Is Facebook Making Us Sad (And By “Us” I Mean Women)?

I recently came upon an article “Is Facebook Making Us Sad?” The article above draws on a research paper “Misery Has More Company Than People Think: Underestimating the Prevalence of Others’ Negative Emotions.” The findings reported the negative effects on mental health are exacerbated by the “keeping up with the Joneses” mentality on Facebook and other social networks.

These articles both argue that Facebook is characterized by the very public curation of one’s assets in the form of friends, photos, biographical data, accomplishments, pithy observations, even the books we say we like. Look, we have baked beautiful cookies. We are playing with a new puppy. We are smiling in pictures (or, if we are moody, we are artfully moody.) Blandness will not do, and with some exceptions, sad stuff doesn’t make the cut, either. The site’s very design—the presence of a ‘Like’ button, without a corresponding ‘Hate’ button—reinforces a kind of upbeat spin doctoring.”

The Fabulosity Competition

I see women all the time talking about how fabulous their life is online, like it’s some kind of “fabulosity” competition.

In the article “Is Facebook Making Us Sad,” the writer suggests that Facebook has a “special power to make us sadder and lonelier. By showcasing the most witty, joyful, bullet-pointed versions of people’s lives, and inviting constant comparisons in which we tend to see ourselves as the losers, Facebook appears to exploit an Achilles’ heel of human nature. And women—an especially unhappy bunch of late—may be especially vulnerable to keeping up with what they imagine is the happiness of the Joneses.”

That includes showcasing what seems like abundance, or wealth. And for women, wealth is not always equated to dollars–it’s equated to what might be seen as physical wealth.

Some of us acknowledge the fact that celebrities in America are worshiped like Gods. Instead of caring about what goes on in Third World Countries and other problems in the U.S. we distract ourselves with Jennifer Aniston’s love life in US Weekly. I don’t mean to be Debbie Downer here–I am just as guilty and have sat in many nail salons reading many of these magazines. But I acknowledge that celebrities, especially female celebrities, are worshiped (like religious figures)–and they generally fit a certain physical quota. These images are EVERYWHERE and are so normative to us that women feel they should be mirroring what they see in the media. I am not saying all women are like this (I can hear my friend Genna’s voice in my head saying…Blake I’m not like that…) But I think that this is part of the problem. Women are held to unrealistic standards, and compete offline, online to mirror this kind of 2011 Cleopatra-esque figure.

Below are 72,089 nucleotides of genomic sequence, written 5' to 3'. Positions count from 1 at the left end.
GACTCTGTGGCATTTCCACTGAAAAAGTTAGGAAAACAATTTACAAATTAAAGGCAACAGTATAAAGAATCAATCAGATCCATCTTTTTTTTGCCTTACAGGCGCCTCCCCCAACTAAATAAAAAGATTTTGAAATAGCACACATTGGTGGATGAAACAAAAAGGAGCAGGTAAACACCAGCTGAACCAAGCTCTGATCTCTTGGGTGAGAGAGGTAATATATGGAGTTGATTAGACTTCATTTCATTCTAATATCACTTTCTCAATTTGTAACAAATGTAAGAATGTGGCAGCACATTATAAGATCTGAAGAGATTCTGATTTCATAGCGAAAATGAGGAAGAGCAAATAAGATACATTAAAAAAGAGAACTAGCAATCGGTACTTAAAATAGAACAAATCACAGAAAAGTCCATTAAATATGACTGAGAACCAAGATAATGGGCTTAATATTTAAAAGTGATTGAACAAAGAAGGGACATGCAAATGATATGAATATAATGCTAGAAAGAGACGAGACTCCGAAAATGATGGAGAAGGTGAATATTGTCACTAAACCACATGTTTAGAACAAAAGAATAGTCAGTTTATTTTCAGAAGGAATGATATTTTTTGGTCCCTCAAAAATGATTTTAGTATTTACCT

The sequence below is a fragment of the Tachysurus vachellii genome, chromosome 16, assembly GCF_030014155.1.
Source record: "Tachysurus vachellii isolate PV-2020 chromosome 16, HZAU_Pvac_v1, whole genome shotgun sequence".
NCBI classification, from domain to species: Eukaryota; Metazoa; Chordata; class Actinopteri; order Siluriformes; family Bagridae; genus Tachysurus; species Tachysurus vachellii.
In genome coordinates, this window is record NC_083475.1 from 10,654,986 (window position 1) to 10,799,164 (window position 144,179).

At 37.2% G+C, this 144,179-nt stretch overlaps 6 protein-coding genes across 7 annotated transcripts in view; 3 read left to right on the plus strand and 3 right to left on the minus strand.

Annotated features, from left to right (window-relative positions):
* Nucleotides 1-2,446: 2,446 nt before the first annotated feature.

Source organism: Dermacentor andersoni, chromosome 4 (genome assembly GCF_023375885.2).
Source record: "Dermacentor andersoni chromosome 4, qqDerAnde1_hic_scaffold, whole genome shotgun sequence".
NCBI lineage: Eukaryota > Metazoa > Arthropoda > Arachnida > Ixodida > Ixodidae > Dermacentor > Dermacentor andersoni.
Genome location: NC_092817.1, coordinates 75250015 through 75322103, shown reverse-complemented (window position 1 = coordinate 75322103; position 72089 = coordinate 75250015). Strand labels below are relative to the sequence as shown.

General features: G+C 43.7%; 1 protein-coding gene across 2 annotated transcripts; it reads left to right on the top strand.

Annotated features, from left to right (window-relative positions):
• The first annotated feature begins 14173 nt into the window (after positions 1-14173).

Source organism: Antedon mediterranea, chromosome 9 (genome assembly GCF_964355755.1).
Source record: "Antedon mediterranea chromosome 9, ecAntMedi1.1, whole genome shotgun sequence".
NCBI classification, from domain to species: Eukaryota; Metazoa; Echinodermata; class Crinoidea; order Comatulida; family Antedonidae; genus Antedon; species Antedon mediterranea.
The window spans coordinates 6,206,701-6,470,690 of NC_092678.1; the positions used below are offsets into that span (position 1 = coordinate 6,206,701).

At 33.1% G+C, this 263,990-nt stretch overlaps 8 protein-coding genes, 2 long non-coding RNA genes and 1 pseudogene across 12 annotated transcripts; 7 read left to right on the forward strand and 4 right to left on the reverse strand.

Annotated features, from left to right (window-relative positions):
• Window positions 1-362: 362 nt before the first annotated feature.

I don’t claim to be a saint, or deny that I get my hair done and I go to the gym. I do. But I’m tired of seeing what I see as a female self-esteem crisis unfolding around us. And getting worse.

And I don’t think this is my own paranoia.

There are countless studies that show how much Americans spend each year on beauty. In the WSJ it was reported that the beauty industry is worth $58.9 billion in the U.S. In addition Newsweek reported in an article, “The Business of Beauty,” women ages 12-24 buy more cosmetics and skin care products than any other age group.

We spend more money on beauty in this country than we do on education. Does that seem counter-intuitive to you too?

Women are not worshiped generally for what they build or create, but rather are rewarded for having good looks. People who refute this are just turning a blind eye. It’s impossible not to notice–it’s everywhere. And this won’t stop until women start supporting each other and give up trying to fit someone else’s notion of physical perfection.

And in considering what sometimes seem like an ongoing beauty competition Megan O’Roarke in “Women Are Unhappier Than Ever” argues that the drop in happiness is pegged to an anxiety caused by “women’s feeling that they have to perform well across more categories [including beauty].”

She argues that “the women’s movement has decreased women’s happiness at this moment in time, because ‘the increased opportunity to succeed in many dimensions may have led to an increased likelihood in believing that one’s life is not measuring up.” The paradox of choice model might explain, too, why men’s happiness has also declined—just not as extremely as women’s.

I am not writing this because I feel that the intentions are bad, but to be honest as a woman and a woman who feels self-aware and hyper-aware of what goes on for young girls, I am just tired of it.

Can you imagine if we put as much effort into supporting each other as we put toward improving our looks? This whole idea of “measuring up” seems to be attempts by women to be loved, to feel respected, to get opportunities, to gain the admiration of their facebook friends….but I can’t be satisfied with the idea that no one else is fed up with what is going on today.

I hope that in my lifetime we see viral change across the world, that women need to start helping each other and stop competing with the Joneses. We can do better than this!


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One thought on “Is Facebook Making Us Sad (And By “Us” I Mean Women)?

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